By Phil Crossman
Late last year I began to experience a pronounced discomfort in my abdomen and, towards the end of the year, on several occasions, it became much more than simply discomfort. I was sent to the Penobscot Bay Medical Center’s emergency room in Rockport for tests.
Thus began my way too familiar acquaintance with a pale blue hospital Johnny.
At the end of a full day of cardiograms, CT scans, sonograms, EKGs, MRIs, and so forth, of wandering from one facility to another trying to keep my Johnny secured and wondering if the image presented to those in my wake was as troubling as I imagined it to be, I was finally visited by a lovely young woman. I gathered my Johnny around me and listened as she told me that two abnormal growths had been found on my liver and spleen.
She also said she was sorry, in such a way that left little doubt that this was serious.
I went back to the island to share the scary news and a hug with Elaine and returned the next day to undergo a biopsy of the suspect growths. This was a remarkable procedure.
Guided by an overhead sonogram, the surgeon positioned his little excavator over the growth and, having cautioned me excessively against a big noise, pulled the trigger whereupon a needle was driven to a precise depth into the tumor, withdrew a sample and moved on to the second tumor. The area had been numbed and I hardly felt anything, but I think a lot of that had to do with his warning that I not be frightened by the big noise; a clever ploy that worked.
We went home and spent a stressful weekend and then several equally anxious days till, on Friday we were notified that it was a fast-growing lymphoma. Things moved quickly then.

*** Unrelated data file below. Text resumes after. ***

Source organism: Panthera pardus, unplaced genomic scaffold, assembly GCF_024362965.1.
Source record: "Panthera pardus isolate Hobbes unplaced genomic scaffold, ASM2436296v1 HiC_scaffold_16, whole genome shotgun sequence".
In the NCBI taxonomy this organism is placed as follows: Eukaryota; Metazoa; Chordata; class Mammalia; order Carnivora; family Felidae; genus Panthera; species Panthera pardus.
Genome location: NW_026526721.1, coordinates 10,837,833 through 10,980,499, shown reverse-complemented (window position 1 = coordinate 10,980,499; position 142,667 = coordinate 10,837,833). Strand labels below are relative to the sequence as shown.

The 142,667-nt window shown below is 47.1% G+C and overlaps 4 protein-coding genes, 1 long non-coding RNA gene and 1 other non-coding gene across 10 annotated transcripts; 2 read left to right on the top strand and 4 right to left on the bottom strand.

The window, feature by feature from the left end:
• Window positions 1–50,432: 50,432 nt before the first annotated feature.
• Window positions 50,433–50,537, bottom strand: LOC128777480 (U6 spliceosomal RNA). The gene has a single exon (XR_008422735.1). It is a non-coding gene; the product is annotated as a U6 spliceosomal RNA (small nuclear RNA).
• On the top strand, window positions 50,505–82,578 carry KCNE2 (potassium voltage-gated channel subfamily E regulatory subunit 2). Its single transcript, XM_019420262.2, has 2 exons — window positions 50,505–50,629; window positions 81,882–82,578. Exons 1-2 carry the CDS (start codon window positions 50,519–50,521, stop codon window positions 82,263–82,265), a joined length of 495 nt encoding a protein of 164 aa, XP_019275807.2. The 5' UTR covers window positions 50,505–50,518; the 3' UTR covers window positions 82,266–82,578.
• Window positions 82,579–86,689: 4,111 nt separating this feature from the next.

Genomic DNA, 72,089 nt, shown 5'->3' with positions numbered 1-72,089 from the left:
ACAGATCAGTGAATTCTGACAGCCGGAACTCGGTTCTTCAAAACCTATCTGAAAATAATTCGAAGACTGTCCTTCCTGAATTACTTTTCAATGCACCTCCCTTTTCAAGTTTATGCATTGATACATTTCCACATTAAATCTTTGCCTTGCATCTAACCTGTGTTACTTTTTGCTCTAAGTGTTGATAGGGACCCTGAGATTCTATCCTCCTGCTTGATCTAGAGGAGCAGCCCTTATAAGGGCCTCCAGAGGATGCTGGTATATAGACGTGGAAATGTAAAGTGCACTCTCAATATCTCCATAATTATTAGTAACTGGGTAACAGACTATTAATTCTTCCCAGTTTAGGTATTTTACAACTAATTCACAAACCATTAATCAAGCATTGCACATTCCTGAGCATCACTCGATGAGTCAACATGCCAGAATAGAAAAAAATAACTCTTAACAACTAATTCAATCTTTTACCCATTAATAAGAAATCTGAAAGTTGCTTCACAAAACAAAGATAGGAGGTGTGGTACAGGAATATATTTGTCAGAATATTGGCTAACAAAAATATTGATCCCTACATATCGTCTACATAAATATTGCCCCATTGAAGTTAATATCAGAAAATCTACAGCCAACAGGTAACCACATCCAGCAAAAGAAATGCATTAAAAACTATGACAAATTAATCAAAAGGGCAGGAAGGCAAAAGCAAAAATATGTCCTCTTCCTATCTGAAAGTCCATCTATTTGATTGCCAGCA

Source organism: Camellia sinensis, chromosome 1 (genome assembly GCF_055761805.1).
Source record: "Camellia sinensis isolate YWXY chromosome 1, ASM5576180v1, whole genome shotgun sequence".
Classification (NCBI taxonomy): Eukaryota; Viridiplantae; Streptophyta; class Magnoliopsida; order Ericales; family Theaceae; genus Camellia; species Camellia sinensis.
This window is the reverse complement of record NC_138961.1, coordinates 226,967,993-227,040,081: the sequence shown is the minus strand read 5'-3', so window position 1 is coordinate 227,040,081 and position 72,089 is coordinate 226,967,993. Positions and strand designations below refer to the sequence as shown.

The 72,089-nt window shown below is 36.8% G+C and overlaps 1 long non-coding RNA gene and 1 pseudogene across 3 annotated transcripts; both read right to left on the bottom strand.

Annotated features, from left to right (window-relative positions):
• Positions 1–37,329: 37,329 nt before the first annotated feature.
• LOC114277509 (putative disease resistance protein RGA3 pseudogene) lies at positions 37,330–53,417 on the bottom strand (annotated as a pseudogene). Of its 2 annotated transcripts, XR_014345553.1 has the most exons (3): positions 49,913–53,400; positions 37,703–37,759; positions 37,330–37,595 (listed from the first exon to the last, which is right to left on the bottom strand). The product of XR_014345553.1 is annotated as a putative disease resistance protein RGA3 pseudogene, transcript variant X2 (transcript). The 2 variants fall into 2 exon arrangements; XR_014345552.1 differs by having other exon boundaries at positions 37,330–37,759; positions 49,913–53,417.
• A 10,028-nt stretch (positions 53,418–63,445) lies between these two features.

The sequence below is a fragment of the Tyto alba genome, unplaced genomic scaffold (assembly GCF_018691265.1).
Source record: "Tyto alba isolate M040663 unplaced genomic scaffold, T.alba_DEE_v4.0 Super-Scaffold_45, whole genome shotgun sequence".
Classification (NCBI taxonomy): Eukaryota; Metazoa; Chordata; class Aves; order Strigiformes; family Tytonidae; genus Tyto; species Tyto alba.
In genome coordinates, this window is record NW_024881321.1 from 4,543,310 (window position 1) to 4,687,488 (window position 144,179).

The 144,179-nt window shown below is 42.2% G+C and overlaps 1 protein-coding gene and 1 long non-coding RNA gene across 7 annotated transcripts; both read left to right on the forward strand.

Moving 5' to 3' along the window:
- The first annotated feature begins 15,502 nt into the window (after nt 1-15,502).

I went back on Monday for a test to determine whether my heart was healthy enough to handle chemotherapy. It was, and I went straight into surgery to have a port implanted in my upper left chest, through which blood would be drawn as needed and chemo administered, for four to six months, depending on how well I tolerate it.
The team at Pen Bay Cancer was terrific. The coordination among labs, doctors, nurses, pharmacies, specialists, scattered here and there throughout the hospital and elsewhere was kind of miraculous. The empathy, understanding, accommodation, professionalism, and just plain helpfulness were manifest.
I’ve undergone three chemo sessions, seated in one of eight, big, comfy recliners, and the cast of characters that comes and goes during the day, most for shorter treatments than my own, is often interesting.
I don’t suggest getting cancer on its own merits but if your options are limited, I strongly recommend you live in Vinalhaven for a long time before you do. I’ve written before about living in a little island community like this and about the ups and downs of acknowledging that everyone knows what you’re doing, with or to whom, where, why and so forth. Today I feel like those downsides are of no consequence.
The outpouring of love, support, good wishes, and offers of assistance have given me a warm fuzzy feeling and I don’t think that’s just because I’m the center of attention for a few minutes.
After the last treatment, a device, programmed to administer an injection a day later, was attached to my tricep. It flashed a green light and would until its mission was accomplished, at which time it would flash red and could be removed. Getting into bed with someone who is already stressed, while flashing a green light, can certainly ease the tension.
Phil Crossman lives on Vinalhaven, but those beyond the island also are rooting for his full recovery.